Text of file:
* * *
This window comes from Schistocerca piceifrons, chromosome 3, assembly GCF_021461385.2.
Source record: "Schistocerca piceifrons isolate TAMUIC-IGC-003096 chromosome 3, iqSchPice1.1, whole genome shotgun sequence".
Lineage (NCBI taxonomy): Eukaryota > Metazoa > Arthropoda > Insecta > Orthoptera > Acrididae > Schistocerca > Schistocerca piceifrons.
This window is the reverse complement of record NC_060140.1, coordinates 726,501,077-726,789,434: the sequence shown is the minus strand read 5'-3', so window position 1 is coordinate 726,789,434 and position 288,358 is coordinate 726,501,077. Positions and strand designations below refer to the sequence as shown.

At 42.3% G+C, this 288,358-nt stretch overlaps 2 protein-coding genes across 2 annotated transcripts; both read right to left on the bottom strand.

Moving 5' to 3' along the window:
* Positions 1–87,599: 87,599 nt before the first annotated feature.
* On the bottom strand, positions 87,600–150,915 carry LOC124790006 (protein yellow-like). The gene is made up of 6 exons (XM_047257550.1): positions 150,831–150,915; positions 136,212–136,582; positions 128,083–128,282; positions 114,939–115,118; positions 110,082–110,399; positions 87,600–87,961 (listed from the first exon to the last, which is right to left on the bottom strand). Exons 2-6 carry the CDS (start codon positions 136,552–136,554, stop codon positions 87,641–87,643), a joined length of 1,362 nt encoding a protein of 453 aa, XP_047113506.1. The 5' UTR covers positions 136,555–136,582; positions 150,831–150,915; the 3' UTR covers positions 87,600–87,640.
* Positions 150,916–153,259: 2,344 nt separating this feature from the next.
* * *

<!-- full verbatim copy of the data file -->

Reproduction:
This window comes from Schistocerca piceifrons, chromosome 3, assembly GCF_021461385.2.
Source record: "Schistocerca piceifrons isolate TAMUIC-IGC-003096 chromosome 3, iqSchPice1.1, whole genome shotgun sequence".
Lineage (NCBI taxonomy): Eukaryota > Metazoa > Arthropoda > Insecta > Orthoptera > Acrididae > Schistocerca > Schistocerca piceifrons.
This window is the reverse complement of record NC_060140.1, coordinates 726,501,077-726,789,434: the sequence shown is the minus strand read 5'-3', so window position 1 is coordinate 726,789,434 and position 288,358 is coordinate 726,501,077. Positions and strand designations below refer to the sequence as shown.

At 42.3% G+C, this 288,358-nt stretch overlaps 2 protein-coding genes across 2 annotated transcripts; both read right to left on the bottom strand.

Moving 5' to 3' along the window:
* Positions 1–87,599: 87,599 nt before the first annotated feature.
* On the bottom strand, positions 87,600–150,915 carry LOC124790006 (protein yellow-like). The gene is made up of 6 exons (XM_047257550.1): positions 150,831–150,915; positions 136,212–136,582; positions 128,083–128,282; positions 114,939–115,118; positions 110,082–110,399; positions 87,600–87,961 (listed from the first exon to the last, which is right to left on the bottom strand). Exons 2-6 carry the CDS (start codon positions 136,552–136,554, stop codon positions 87,641–87,643), a joined length of 1,362 nt encoding a protein of 453 aa, XP_047113506.1. The 5' UTR covers positions 136,555–136,582; positions 150,831–150,915; the 3' UTR covers positions 87,600–87,640.
* Positions 150,916–153,259: 2,344 nt separating this feature from the next.